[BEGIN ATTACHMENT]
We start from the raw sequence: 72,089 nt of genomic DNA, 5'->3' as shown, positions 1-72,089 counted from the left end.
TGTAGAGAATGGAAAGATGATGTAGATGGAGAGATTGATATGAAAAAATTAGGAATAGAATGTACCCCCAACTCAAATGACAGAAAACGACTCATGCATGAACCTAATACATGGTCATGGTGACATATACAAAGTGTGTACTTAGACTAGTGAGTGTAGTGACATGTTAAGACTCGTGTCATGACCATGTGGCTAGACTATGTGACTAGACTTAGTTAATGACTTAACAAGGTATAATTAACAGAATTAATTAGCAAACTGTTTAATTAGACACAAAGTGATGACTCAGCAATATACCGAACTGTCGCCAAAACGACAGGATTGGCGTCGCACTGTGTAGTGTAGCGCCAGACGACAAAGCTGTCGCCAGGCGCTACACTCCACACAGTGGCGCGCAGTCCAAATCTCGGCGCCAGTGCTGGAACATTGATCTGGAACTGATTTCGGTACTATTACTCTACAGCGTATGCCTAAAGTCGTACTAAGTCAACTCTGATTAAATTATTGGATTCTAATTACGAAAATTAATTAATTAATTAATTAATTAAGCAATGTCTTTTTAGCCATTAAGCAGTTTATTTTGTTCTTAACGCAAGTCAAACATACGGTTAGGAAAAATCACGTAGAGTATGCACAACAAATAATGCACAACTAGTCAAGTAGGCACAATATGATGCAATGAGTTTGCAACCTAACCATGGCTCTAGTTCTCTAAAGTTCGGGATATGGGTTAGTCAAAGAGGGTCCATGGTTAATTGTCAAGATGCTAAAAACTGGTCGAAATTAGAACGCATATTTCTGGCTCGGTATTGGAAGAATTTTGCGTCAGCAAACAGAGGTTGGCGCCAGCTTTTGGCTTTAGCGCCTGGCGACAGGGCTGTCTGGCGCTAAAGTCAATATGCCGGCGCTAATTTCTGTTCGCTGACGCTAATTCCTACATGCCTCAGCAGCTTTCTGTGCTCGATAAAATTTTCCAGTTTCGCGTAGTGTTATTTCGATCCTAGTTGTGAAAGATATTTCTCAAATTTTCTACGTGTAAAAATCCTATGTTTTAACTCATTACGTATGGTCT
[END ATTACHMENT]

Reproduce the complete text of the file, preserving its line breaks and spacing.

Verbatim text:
We start from the raw sequence: 72,089 nt of genomic DNA, 5'->3' as shown, positions 1-72,089 counted from the left end.
TGTAGAGAATGGAAAGATGATGTAGATGGAGAGATTGATATGAAAAAATTAGGAATAGAATGTACCCCCAACTCAAATGACAGAAAACGACTCATGCATGAACCTAATACATGGTCATGGTGACATATACAAAGTGTGTACTTAGACTAGTGAGTGTAGTGACATGTTAAGACTCGTGTCATGACCATGTGGCTAGACTATGTGACTAGACTTAGTTAATGACTTAACAAGGTATAATTAACAGAATTAATTAGCAAACTGTTTAATTAGACACAAAGTGATGACTCAGCAATATACCGAACTGTCGCCAAAACGACAGGATTGGCGTCGCACTGTGTAGTGTAGCGCCAGACGACAAAGCTGTCGCCAGGCGCTACACTCCACACAGTGGCGCGCAGTCCAAATCTCGGCGCCAGTGCTGGAACATTGATCTGGAACTGATTTCGGTACTATTACTCTACAGCGTATGCCTAAAGTCGTACTAAGTCAACTCTGATTAAATTATTGGATTCTAATTACGAAAATTAATTAATTAATTAATTAATTAAGCAATGTCTTTTTAGCCATTAAGCAGTTTATTTTGTTCTTAACGCAAGTCAAACATACGGTTAGGAAAAATCACGTAGAGTATGCACAACAAATAATGCACAACTAGTCAAGTAGGCACAATATGATGCAATGAGTTTGCAACCTAACCATGGCTCTAGTTCTCTAAAGTTCGGGATATGGGTTAGTCAAAGAGGGTCCATGGTTAATTGTCAAGATGCTAAAAACTGGTCGAAATTAGAACGCATATTTCTGGCTCGGTATTGGAAGAATTTTGCGTCAGCAAACAGAGGTTGGCGCCAGCTTTTGGCTTTAGCGCCTGGCGACAGGGCTGTCTGGCGCTAAAGTCAATATGCCGGCGCTAATTTCTGTTCGCTGACGCTAATTCCTACATGCCTCAGCAGCTTTCTGTGCTCGATAAAATTTTCCAGTTTCGCGTAGTGTTATTTCGATCCTAGTTGTGAAAGATATTTCTCAAATTTTCTACGTGTAAAAATCCTATGTTTTAACTCATTACGTATGGTCT